Boy you’re not wrong about it differing from person to person – if I eat a light lunch I am ravenous by the time I get home and then eat way too much before dinner!

    • Felicia March 31, 2012 at 6:17 pm #

      I normally eat a whole lot during dinnertime, and I don’t seem to have any appetite at all during breakfast and lunch. I agree that it differs from person to person. That’s why I think I seriously need to change this destructive routine, or else I’d end up gaining more weight than usual.

      • jan April 1, 2012 at 8:48 pm #

        I’m the same as you Felicia, we tend to have a large dinner and then I am not really hungry come breakfast time. On the weekend I will not have breakfast until 9am or 9.30 so I just have a small breakfast.

      • Joe April 15, 2012 at 8:11 pm #

        Same here too, I eat much too at dinner though I always eat breakfast too. But I may skip Lunch.

  6. Natural Health Magazine January 27, 2012 at 7:10 am #

    Now I understand why I usually feel sleepy after a heavy meal. I think we should lower down our carb intake, and try to drink water before a meal. Sugar and carbohydrates can sometimes become really bad for the body. Thanks!

    • jan January 28, 2012 at 6:29 pm #

      I even feel a bit tired if I eat a sandwich for lunch rather than a salad, especially if it is a bought one and not packed with some nice protein and heaps of salad.

  7. Mike January 28, 2012 at 11:58 am #

    The importance of eating vegetables can lead to many health benefits compared to the negative effects processed foods have on our bodies

    • jan January 28, 2012 at 6:43 pm #

      Hi Mike
      You are so right there!! If you eat plenty of fruit and vege and have a pretty healthy diet, the occasional treat won’t harm you.
      J

  8. Harriet January 31, 2012 at 4:17 am #

    Interesting. If I had my own way I’d be eating wholemeal pasta all the time instead of the white processed stuff. Unfortunatley my housemates prefer the white stuff and what they say goes. However when I have wholemeal stuff I do feel much less tired than when I have white pasta. I can’t wait until I live on my own and can eat my own way!

    • jan January 31, 2012 at 4:43 pm #

      I hear ya Harriet! I hated it when I was sharing and people didn’t want to eat the same way, it’s difficult to follow the kind of diet that you want. Now I live with my partner and we both love the same foods so it is no problem at all.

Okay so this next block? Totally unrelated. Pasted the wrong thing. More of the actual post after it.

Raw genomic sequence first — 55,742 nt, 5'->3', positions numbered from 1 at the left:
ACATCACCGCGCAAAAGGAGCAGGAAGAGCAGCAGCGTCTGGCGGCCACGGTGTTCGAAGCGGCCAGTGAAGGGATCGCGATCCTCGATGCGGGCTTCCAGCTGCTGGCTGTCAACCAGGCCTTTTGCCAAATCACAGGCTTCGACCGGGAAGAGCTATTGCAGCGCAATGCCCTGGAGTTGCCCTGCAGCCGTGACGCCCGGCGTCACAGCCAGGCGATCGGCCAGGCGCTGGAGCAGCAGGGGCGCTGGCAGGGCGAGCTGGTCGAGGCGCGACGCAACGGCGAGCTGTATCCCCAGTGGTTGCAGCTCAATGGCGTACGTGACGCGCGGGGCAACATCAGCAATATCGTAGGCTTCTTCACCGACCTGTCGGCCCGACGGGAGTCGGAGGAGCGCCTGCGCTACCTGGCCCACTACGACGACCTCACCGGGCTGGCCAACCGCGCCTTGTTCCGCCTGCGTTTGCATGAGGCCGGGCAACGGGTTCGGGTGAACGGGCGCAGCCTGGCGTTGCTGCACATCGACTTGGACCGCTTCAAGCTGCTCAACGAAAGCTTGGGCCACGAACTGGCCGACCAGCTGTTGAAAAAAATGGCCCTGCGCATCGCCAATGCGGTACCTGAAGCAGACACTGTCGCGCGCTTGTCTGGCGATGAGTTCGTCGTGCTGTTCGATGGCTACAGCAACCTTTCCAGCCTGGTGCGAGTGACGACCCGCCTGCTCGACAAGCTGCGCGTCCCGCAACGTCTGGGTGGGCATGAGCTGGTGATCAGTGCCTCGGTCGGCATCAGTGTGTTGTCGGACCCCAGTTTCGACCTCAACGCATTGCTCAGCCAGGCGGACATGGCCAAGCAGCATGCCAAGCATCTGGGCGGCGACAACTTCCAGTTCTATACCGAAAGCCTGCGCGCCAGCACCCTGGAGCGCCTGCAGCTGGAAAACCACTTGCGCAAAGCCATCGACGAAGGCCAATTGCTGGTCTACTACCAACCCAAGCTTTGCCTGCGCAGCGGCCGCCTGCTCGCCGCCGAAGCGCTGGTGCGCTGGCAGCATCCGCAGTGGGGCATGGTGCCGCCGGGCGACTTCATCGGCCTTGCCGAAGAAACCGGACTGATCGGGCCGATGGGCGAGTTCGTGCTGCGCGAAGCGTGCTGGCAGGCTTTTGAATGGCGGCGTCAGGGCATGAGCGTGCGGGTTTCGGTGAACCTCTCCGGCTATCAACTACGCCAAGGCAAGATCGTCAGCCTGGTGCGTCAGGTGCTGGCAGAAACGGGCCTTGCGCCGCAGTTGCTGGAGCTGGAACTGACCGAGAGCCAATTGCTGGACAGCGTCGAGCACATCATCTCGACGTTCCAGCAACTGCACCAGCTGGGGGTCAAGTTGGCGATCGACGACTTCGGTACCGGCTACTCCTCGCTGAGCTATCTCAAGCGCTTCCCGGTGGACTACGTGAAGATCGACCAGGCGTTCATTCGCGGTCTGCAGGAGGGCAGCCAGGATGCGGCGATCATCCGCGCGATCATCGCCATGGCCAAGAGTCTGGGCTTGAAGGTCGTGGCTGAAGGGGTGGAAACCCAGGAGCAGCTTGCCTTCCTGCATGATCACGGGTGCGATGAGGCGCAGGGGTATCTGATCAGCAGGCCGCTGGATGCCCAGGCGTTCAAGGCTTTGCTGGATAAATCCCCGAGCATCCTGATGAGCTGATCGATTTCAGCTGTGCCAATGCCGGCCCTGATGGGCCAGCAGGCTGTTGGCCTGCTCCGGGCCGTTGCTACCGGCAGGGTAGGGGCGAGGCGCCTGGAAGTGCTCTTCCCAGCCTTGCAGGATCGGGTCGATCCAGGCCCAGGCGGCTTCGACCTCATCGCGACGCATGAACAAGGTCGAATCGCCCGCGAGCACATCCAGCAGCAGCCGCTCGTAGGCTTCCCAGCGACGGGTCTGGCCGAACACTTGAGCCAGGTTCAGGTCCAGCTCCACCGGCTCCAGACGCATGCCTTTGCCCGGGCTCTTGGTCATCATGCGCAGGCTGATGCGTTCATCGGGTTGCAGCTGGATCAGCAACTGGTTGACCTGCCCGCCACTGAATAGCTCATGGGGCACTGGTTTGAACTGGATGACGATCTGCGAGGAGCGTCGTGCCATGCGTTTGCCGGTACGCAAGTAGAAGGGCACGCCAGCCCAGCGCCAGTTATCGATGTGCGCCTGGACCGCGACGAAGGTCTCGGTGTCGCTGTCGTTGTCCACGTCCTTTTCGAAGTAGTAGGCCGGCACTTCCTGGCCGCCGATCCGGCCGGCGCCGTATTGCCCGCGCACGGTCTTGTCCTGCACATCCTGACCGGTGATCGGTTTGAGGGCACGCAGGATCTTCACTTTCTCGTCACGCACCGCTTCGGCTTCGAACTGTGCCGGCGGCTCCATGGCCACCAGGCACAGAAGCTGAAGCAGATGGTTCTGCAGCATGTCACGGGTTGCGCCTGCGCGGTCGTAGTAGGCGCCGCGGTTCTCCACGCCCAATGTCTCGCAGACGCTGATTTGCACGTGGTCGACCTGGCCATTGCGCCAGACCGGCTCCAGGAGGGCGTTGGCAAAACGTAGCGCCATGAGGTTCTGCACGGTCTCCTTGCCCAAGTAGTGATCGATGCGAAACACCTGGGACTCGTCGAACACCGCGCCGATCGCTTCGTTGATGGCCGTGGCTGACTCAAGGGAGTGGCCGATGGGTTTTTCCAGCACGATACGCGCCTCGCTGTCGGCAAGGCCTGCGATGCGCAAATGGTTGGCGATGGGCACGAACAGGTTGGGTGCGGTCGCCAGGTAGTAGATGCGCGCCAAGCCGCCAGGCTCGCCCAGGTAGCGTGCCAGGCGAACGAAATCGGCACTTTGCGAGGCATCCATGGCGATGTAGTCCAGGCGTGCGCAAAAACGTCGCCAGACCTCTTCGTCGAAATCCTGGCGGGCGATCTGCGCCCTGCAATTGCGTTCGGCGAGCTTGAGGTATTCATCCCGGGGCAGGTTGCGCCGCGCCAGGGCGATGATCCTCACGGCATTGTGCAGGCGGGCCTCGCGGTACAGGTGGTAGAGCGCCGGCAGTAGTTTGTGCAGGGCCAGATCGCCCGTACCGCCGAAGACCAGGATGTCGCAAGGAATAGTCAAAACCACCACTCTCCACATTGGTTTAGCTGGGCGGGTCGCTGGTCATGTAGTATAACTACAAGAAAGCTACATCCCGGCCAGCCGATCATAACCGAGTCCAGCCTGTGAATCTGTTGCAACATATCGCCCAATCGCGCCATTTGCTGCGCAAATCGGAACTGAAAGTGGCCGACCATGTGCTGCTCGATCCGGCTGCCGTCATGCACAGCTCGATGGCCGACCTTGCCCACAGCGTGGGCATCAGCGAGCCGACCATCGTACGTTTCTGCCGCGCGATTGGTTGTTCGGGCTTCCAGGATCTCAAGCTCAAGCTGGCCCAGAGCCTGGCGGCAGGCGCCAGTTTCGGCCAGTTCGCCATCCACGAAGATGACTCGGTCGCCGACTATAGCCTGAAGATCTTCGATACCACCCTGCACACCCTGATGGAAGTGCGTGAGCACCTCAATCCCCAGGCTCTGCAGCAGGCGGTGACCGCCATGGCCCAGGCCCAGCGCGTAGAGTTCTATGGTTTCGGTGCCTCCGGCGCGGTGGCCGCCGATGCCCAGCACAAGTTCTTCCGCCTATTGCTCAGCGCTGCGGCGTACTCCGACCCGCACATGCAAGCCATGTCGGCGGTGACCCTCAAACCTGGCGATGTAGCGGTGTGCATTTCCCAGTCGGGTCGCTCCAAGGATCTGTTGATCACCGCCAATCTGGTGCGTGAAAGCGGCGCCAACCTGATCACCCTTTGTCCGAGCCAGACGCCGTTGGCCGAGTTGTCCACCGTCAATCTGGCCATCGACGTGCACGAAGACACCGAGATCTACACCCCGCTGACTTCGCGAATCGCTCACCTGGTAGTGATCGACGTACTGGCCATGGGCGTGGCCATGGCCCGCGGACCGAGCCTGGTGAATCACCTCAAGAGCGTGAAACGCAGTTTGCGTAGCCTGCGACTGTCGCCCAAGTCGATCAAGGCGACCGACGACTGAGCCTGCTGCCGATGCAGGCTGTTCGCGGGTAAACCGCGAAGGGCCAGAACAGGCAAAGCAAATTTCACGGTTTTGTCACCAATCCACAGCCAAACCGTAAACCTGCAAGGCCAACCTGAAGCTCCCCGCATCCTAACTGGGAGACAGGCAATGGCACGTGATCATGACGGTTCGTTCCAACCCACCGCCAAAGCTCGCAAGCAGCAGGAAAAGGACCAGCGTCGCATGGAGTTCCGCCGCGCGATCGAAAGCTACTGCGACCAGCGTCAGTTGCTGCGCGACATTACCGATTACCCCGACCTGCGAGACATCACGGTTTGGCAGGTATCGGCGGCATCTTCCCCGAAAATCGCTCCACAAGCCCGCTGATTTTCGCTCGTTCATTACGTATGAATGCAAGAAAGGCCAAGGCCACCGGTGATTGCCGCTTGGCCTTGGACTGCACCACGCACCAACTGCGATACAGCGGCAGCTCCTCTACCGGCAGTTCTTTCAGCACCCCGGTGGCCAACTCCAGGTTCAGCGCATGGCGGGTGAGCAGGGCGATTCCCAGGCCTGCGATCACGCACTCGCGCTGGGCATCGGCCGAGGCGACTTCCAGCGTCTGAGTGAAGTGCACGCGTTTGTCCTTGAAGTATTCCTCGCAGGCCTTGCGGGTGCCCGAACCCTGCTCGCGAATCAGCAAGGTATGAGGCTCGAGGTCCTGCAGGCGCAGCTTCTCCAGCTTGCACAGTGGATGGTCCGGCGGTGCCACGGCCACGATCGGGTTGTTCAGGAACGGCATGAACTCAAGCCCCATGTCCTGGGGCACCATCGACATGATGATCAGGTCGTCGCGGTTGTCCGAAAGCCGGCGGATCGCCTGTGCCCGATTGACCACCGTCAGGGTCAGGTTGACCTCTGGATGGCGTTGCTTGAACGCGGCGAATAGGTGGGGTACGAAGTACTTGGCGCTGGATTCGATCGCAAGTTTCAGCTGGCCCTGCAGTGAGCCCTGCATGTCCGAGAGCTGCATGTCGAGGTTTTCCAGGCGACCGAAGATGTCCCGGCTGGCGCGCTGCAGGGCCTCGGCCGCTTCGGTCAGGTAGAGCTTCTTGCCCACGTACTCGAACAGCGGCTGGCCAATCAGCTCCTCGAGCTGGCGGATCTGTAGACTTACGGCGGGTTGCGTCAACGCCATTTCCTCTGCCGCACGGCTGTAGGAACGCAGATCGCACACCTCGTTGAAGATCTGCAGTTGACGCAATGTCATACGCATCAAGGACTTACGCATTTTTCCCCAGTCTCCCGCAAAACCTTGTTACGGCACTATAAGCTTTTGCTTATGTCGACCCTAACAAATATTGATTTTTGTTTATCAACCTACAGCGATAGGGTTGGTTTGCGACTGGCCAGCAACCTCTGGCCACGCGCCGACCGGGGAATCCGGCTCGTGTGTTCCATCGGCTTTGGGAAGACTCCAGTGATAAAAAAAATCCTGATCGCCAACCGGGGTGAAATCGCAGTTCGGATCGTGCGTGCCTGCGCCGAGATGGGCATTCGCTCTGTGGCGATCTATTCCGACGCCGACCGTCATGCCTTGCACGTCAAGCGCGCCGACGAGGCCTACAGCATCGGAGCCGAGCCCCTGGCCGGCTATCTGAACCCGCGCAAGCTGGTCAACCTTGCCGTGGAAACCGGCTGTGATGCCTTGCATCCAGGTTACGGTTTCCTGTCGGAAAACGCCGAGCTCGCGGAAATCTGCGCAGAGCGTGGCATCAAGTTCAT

9. Sarinkumar February 3, 2012 at 11:44 am #

    Thanks for the information. Sleeping after food is one of my big problems during exam days. Hope the trick to eat protein instead of carbohydrate will work for me. And I doubt is there any problem directly going to sleep after meal?

    • jan February 5, 2012 at 11:32 am #

      Hi Sarinkumar
      I will have a nap after a big lunch if it is the weekend! I think it only becomes a problem if you can’t get to sleep that night. And you would know from your blog the importance of a good night’s sleep – especially if you are a student taking exams and need to keep your brain awake!

      I don’t have any problems eating complex carbs – natural muesli for breakfast and wholegrain bread with cheese for lunch – it’s only the processed stuff that sends me to sleep like lollies that we tend to grab for if we are feeling low on energy.

  10. foodenergy11 February 18, 2012 at 10:57 pm #

    Hi,
    I find that if I eat a light lunch then I can make it just fine until dinner. But I know that differs person to person.The difference between dead and living foods can easily be seen in the following 2 kirlian photographs. The one on the left is of raw organic broccoli. Notice the energy emanating from it. Think about it…there is obviously something we are doing and eating that is creating disease instead of promoting health and vital energy